This procedure is best done with the action out of the stock. The most important dimension is the spacing between the two screw holes. As long as this dimension is close to the spacing of the tapped screw holes in the receiver (within about 0.5mm) you can make it work. The location of the two pin holes is actually not that important when using this method. First, remove any burrs on the mating surfaces of the receiver and the four "feet" on the back side of the base. Any exposed steel can be cold blued at this point, if you want. With a small C-clamp or similar, clamp the base to the receiver, lining up the two screw holes as best you can. Check that the four "feet' of the base are all a tight and even fit to the receiver. This should occur easily if the base is not bent or twisted. If, at this point, the screws can be screwed all the way in, great. If not, mark where metal on the base needs to be removed in order to allow the screws to pass. Remove the base and with a small round file, remove just enough metal from the base holes to do the trick. Re-clamp the base back in the original position. The screws should start to thread in now, but most likely, not all the way home. In this case, remove the screws and chuck them in a drill, taking care not to distort the threads. With the drill powered up, dress the side of the screw head using a file, in order to slightly reduce the diameter of the head. Take a little off at a time and test fit until they will screw all the way home. Again, you may chose to cold blue bare steel. Remove the clamp, oil the screw threads, and using a proper fitting driver bit, torque the screws "goodntite". I don't know if the Soviets had torque specs for these rifles, but some on the boards may know. With the screws torqued how you want them, you can now address the pins. The pin holes in the base and the receiver are never going to align perfectly, and in fact, are going to look pretty far off. Don't get discouraged. As long as you can see some light through the holes, there is light at the end of the tunnel. With a caliper. measure the diameter of the pins you have. Find a drill bit about 0.002" smaller in diameter than the pin. I am relying on memory for that figure, so I would suggest doing a test on a piece of scrap steel first. What you're looking for is an interference fit that is Goldylocks tight. You don't want it so tight that you bend anything trying to drive the pins in. When you test something that feels right, go ahead and drill all the way through the base pin holes and all the way through the receiver wall. Use a hand held electric drill for this, rather than a drill press. What you want, is to let the drill bit be guided by the misalignment of the hole of the base in relation to the hole in the receiver. hold the drill somewhat loosely while drilling, and don't try to force a perpendicular hole. With the misalignment of the holes, you are going to end up with a "slanted" hole. That's okay, it will be unnoticeable in the end. I suggest drilling and installing one pin before drilling for the other. Be sure not to drive the pins too deep to where they interfere with the bolt travel. It's not easy to drive them back from the interior of the bolt channel. If you mess up or find that the pins you have are just too small in diameter to work well in the existing holes, all is not lost. Let me say here that I have no idea if there was a standard pin diameter back in the day. Maybe the Soviets had several diameter pins in case they messed up. Again, others on the boards may know. Even if you have no pins or the ones you do have are not the right size, you can easily make your own out of a drill bit. Choose a bit the diameter of the existing hole in the base or a tad larger. Cut pins the length you want from the dumb end of the bit. Chuck them in a drill and dress a champher on one end with a file. Cold blue if you want. The next step is cutting the relief cuts for the stop screws. This can be done with an end mill cutter slightly greater in diameter than the head of the stop screw. If you have a milling machine, great, but it can be done using a drill press with cross vice at slow speed. Cut just deep enough so that the head of the stop screw is just flush with the base screw head. I like to use blue Loctite or Vibra-tite VC-3 on the stop screw threads. In case you are using used base screws that already have been cut for stop screws, here is a link on how to deal with that https://forums.gunboards.com/showthr...dexing-Cutouts I have also used thin washers as shims under the base screw heads to accomplish this. You can file or sand the washers until you get the right thickness to make the indexing work. You can also ignore the original cut on a base screw and cut a new one where you need it. It seems I've seen this on some re-arsenaled PU's.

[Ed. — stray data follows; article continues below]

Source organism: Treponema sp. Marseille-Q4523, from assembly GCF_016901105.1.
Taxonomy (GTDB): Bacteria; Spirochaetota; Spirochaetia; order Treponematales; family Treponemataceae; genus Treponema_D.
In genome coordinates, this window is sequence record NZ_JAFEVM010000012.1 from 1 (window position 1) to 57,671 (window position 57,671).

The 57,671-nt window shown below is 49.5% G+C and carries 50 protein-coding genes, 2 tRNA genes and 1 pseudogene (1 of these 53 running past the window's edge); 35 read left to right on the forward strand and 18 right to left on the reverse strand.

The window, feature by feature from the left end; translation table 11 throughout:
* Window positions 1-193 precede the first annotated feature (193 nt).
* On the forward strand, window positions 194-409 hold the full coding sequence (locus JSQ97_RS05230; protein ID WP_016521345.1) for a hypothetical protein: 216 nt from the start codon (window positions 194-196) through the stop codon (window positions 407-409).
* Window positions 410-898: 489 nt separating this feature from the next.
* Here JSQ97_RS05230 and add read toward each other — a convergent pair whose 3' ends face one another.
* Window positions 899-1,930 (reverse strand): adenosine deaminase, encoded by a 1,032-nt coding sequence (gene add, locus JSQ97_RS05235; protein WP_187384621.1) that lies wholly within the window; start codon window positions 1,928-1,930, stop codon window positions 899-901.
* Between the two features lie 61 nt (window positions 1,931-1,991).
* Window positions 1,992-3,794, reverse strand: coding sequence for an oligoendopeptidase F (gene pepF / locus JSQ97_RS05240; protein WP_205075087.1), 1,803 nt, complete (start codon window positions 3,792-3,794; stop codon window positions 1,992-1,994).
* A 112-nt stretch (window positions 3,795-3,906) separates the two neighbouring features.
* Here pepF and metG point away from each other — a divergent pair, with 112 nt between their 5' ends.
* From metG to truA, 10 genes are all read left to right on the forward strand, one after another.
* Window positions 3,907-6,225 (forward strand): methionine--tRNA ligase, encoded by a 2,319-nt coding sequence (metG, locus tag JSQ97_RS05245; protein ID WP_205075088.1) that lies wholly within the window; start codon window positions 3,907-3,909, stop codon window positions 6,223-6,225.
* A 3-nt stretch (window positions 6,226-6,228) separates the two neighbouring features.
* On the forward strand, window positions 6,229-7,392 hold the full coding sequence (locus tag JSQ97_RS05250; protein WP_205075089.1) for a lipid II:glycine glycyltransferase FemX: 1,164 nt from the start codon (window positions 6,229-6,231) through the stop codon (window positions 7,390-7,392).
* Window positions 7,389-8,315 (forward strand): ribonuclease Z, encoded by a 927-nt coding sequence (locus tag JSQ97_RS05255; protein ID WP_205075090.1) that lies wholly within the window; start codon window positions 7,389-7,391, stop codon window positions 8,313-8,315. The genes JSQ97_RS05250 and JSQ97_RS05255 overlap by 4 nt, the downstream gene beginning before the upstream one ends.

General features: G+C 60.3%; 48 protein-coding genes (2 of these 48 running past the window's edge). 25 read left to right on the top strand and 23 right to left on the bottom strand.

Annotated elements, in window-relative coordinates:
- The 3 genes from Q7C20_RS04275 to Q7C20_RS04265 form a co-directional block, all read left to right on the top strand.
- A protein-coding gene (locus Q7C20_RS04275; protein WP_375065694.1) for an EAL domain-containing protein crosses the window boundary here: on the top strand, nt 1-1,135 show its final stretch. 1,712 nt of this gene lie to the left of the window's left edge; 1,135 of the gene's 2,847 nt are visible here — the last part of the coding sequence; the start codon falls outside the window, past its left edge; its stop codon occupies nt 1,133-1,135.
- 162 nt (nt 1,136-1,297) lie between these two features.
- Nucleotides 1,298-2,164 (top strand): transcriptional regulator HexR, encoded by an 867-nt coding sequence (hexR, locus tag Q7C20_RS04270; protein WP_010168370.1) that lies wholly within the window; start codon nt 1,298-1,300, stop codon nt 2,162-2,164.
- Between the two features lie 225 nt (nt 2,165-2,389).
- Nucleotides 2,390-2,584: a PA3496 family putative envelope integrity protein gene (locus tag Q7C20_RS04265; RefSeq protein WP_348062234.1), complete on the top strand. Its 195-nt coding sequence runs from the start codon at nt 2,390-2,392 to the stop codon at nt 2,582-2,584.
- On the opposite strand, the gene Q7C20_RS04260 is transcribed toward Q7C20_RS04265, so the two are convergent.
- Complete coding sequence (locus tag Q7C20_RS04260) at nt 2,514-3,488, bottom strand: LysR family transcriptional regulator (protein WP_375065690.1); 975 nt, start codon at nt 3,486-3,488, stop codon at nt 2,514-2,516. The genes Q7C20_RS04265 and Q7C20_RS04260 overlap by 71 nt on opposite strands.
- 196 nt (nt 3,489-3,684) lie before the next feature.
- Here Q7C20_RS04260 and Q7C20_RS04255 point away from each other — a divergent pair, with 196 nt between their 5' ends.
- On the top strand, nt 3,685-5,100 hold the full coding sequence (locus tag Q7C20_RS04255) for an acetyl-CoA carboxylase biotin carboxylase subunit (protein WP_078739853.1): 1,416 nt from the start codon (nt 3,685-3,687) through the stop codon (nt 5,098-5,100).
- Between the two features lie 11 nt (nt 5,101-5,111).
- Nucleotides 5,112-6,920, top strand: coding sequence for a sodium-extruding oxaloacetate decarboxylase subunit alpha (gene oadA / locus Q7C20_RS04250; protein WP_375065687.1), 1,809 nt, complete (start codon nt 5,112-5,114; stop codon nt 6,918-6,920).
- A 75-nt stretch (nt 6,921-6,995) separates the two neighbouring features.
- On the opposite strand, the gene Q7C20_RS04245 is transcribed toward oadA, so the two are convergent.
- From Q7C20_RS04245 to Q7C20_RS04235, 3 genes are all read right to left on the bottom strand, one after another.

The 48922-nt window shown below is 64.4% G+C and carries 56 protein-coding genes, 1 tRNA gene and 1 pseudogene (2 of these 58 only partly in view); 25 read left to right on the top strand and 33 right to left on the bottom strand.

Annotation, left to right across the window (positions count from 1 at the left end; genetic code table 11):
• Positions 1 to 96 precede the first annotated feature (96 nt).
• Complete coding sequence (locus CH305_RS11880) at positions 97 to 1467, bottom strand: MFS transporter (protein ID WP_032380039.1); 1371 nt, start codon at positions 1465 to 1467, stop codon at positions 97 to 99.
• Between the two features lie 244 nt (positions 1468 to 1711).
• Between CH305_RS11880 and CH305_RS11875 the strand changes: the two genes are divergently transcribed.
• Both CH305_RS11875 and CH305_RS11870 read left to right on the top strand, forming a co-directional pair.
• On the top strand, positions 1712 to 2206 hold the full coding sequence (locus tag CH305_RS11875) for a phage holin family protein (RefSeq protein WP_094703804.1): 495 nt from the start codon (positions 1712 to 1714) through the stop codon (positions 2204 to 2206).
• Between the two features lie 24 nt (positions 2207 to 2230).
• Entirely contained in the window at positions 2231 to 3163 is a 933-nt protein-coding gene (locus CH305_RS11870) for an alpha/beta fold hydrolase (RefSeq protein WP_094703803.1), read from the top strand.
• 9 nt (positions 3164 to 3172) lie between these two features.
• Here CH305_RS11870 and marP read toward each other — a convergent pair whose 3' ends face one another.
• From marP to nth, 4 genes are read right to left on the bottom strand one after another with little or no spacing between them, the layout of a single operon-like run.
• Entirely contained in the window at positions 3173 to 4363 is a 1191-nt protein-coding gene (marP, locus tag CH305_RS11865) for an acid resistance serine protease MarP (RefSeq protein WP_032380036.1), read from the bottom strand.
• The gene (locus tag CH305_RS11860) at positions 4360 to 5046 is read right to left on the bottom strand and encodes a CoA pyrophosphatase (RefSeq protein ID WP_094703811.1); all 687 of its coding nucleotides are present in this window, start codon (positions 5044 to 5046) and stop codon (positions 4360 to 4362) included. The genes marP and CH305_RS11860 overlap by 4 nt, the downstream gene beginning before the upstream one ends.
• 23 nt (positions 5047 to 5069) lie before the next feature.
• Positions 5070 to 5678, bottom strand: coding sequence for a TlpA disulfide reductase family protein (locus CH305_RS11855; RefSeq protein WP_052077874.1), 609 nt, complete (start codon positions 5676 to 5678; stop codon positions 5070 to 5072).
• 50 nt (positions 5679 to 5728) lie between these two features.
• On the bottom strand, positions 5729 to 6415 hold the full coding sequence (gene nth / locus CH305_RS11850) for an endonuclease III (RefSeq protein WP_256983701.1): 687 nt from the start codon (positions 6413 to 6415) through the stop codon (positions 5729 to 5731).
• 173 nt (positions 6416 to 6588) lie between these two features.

I hope this is helpful. Feel free to PM me if you have questions.